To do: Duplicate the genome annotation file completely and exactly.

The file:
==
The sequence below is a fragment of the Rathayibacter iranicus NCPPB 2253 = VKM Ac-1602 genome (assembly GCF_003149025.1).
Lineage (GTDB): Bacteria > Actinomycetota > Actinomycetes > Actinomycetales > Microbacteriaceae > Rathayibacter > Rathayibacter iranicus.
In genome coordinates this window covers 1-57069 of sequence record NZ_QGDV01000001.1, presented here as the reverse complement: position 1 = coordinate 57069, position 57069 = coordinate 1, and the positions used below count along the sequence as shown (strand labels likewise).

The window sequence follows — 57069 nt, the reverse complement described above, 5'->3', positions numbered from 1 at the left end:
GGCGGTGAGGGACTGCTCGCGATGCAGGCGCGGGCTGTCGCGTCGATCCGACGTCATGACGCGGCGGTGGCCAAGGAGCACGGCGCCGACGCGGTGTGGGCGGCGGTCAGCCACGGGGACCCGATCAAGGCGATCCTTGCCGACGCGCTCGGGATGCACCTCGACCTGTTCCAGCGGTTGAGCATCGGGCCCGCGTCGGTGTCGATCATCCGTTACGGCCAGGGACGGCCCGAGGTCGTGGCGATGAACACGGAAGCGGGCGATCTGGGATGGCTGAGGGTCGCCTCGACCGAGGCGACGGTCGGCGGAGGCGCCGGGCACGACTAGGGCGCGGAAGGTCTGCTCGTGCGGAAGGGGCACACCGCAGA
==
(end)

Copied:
The sequence below is a fragment of the Rathayibacter iranicus NCPPB 2253 = VKM Ac-1602 genome (assembly GCF_003149025.1).
Lineage (GTDB): Bacteria > Actinomycetota > Actinomycetes > Actinomycetales > Microbacteriaceae > Rathayibacter > Rathayibacter iranicus.
In genome coordinates this window covers 1-57069 of sequence record NZ_QGDV01000001.1, presented here as the reverse complement: position 1 = coordinate 57069, position 57069 = coordinate 1, and the positions used below count along the sequence as shown (strand labels likewise).

The window sequence follows — 57069 nt, the reverse complement described above, 5'->3', positions numbered from 1 at the left end:
GGCGGTGAGGGACTGCTCGCGATGCAGGCGCGGGCTGTCGCGTCGATCCGACGTCATGACGCGGCGGTGGCCAAGGAGCACGGCGCCGACGCGGTGTGGGCGGCGGTCAGCCACGGGGACCCGATCAAGGCGATCCTTGCCGACGCGCTCGGGATGCACCTCGACCTGTTCCAGCGGTTGAGCATCGGGCCCGCGTCGGTGTCGATCATCCGTTACGGCCAGGGACGGCCCGAGGTCGTGGCGATGAACACGGAAGCGGGCGATCTGGGATGGCTGAGGGTCGCCTCGACCGAGGCGACGGTCGGCGGAGGCGCCGGGCACGACTAGGGCGCGGAAGGTCTGCTCGTGCGGAAGGGGCACACCGCAGA